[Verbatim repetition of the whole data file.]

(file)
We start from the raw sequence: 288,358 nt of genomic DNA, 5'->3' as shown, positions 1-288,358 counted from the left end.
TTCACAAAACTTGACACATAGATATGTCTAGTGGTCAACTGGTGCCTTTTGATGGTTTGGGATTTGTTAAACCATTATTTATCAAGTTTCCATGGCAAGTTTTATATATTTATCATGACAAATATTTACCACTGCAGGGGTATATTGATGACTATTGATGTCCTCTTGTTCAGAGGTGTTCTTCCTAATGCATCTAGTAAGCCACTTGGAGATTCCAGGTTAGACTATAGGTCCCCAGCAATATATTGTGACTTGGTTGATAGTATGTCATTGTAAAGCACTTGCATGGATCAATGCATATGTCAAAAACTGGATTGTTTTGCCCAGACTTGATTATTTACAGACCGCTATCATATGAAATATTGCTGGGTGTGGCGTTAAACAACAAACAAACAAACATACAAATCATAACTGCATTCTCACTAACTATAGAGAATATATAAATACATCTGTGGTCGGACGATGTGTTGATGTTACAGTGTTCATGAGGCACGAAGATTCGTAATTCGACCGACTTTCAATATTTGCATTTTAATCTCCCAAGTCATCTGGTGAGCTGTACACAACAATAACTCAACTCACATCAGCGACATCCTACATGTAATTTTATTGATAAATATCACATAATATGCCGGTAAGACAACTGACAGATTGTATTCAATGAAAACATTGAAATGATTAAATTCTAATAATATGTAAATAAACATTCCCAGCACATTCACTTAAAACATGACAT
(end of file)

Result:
We start from the raw sequence: 288,358 nt of genomic DNA, 5'->3' as shown, positions 1-288,358 counted from the left end.
TTCACAAAACTTGACACATAGATATGTCTAGTGGTCAACTGGTGCCTTTTGATGGTTTGGGATTTGTTAAACCATTATTTATCAAGTTTCCATGGCAAGTTTTATATATTTATCATGACAAATATTTACCACTGCAGGGGTATATTGATGACTATTGATGTCCTCTTGTTCAGAGGTGTTCTTCCTAATGCATCTAGTAAGCCACTTGGAGATTCCAGGTTAGACTATAGGTCCCCAGCAATATATTGTGACTTGGTTGATAGTATGTCATTGTAAAGCACTTGCATGGATCAATGCATATGTCAAAAACTGGATTGTTTTGCCCAGACTTGATTATTTACAGACCGCTATCATATGAAATATTGCTGGGTGTGGCGTTAAACAACAAACAAACAAACATACAAATCATAACTGCATTCTCACTAACTATAGAGAATATATAAATACATCTGTGGTCGGACGATGTGTTGATGTTACAGTGTTCATGAGGCACGAAGATTCGTAATTCGACCGACTTTCAATATTTGCATTTTAATCTCCCAAGTCATCTGGTGAGCTGTACACAACAATAACTCAACTCACATCAGCGACATCCTACATGTAATTTTATTGATAAATATCACATAATATGCCGGTAAGACAACTGACAGATTGTATTCAATGAAAACATTGAAATGATTAAATTCTAATAATATGTAAATAAACATTCCCAGCACATTCACTTAAAACATGACAT